Jeff Bridges is the latest star to eulogize Robin Williams in the wake of the beloved comedian's death. Bridges took a moment at the start of Tuesday morning's press conference for "The Giver" to express his adoration for the late actor.
Bridges and Williams starred in 1991's "The Fisher King," for which Williams received an Oscar nomination and both earned Golden Globe nods. Twenty-three years later, Bridges called the combination of finally bringing the long-gestating "Giver" to the big screen and mourning his friend's death "remarkable."
"It reminded me of what The Giver and The Receiver might have felt," Bridges told a room of New York reporters, referring to the characters in Lois Lowry's 1993 novel.
|Williams and Bridges shoot a scene from "The Fisher King."|
Bridges recalled the previous evening, when he again memorialized Williams at the premiere party for "The Giver." He and his wife pulled up to the Central Park Boathouse, where the event took place, and while gathering themselves, the 64-year-old actor spotted a figure resembling Williams.
"I look out of the window, and I say, 'What? Is that Robin? Is that his ghost?' No, it's Radio Man," Bridges recalled, referring to the nickname of Craig Castaldo, a New York City homeless man who became a celebrity himself by making cameos in dozens of movies and TV shows. Radio Man, who's been said to bear a resemblance to Williams, famously became chummy with the comedian after they met on the set of "The Fisher King." He once attended the Oscars as a guest of Williams, and in other years accompanied Williams' friends Billy Crystal and Whoopi Goldberg to the ceremony.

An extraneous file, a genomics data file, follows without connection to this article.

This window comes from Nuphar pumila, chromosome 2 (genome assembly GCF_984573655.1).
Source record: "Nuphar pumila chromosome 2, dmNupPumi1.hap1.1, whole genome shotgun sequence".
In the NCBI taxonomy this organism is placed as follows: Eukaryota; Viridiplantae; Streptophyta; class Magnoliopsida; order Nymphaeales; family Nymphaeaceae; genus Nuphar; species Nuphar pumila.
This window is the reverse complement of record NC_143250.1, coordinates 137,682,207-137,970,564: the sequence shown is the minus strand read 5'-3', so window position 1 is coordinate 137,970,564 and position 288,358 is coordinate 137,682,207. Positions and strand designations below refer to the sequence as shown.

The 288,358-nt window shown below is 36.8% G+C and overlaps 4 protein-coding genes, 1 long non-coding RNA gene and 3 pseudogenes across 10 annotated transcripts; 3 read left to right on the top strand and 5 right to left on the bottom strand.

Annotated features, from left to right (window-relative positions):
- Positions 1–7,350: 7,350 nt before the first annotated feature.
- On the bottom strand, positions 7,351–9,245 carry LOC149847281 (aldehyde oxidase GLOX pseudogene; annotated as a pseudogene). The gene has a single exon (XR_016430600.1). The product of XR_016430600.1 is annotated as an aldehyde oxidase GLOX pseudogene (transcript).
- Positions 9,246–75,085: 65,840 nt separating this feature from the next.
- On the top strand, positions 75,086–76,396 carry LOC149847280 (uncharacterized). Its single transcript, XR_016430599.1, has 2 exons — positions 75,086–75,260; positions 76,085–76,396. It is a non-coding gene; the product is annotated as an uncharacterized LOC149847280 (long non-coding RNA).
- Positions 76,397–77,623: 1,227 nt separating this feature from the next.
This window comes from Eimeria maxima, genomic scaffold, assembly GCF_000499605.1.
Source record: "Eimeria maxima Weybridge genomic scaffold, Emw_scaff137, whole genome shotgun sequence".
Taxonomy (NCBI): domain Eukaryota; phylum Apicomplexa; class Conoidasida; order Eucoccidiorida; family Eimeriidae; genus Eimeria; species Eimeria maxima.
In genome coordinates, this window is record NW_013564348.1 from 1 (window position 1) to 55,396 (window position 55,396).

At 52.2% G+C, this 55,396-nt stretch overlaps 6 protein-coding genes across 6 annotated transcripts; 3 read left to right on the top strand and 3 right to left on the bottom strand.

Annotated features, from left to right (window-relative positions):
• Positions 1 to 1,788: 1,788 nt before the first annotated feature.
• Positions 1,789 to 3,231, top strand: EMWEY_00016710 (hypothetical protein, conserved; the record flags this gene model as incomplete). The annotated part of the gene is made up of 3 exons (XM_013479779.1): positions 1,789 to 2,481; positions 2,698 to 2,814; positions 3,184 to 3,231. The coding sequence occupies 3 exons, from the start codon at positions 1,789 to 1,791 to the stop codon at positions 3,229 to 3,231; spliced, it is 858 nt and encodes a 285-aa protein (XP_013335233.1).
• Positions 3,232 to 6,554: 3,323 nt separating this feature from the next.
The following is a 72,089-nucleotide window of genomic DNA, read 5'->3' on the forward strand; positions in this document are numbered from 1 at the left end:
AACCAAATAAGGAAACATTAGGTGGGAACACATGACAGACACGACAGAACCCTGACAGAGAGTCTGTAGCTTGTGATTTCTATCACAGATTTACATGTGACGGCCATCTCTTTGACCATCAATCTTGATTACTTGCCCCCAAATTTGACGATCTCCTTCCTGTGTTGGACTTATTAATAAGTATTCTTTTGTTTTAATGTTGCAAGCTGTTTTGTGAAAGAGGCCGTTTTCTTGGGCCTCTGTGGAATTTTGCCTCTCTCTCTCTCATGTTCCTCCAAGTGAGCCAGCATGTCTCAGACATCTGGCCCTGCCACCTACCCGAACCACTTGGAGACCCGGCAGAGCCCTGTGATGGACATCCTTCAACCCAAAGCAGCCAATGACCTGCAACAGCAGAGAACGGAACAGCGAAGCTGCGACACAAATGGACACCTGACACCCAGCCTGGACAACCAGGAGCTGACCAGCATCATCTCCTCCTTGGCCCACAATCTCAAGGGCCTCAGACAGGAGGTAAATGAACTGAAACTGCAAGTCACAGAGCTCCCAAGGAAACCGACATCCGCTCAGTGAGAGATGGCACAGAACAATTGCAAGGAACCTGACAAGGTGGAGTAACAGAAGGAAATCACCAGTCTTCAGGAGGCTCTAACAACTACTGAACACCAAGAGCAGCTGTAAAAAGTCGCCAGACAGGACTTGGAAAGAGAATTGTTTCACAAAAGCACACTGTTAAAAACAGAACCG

Bridges stepped out of his vehicle to embrace Radio Man, which he said conjured up a flood of memories.
|Radio Man and Williams attend the Tribeca Film Festival in 2004.|
"It brought back all these wonderful feelings of what an amazing time we had together here in New York shooting 'The Fisher King.' [...] Radio Man, he knows where all the movies are shot somehow -- I don't know how he magically does that. I remember seeing Radio Man, and he could not believe that Robin's character was there in the flesh, in reality. There he was. And so we embraced Radio Man. I felt Robin's spirit as I'm feeling him now in this room with us.
"Just before I came down, I'm looking out my window to Central Park -- my favorite part about New York -- and remembering the last scene of [laughs] me and Robin out there at 4 o'clock in the morning, nude -- naked! -- and Robin is just wild and free. He's just, 'Let the wild pony dance!' He's rubbing his butt on the grass and saying, 'You know why dogs do this? Because they can!' So wild. I just had to share that because that's what's going on so strongly and how much I miss him, and I'm sure you guys do, too. What a gift he was to all of us."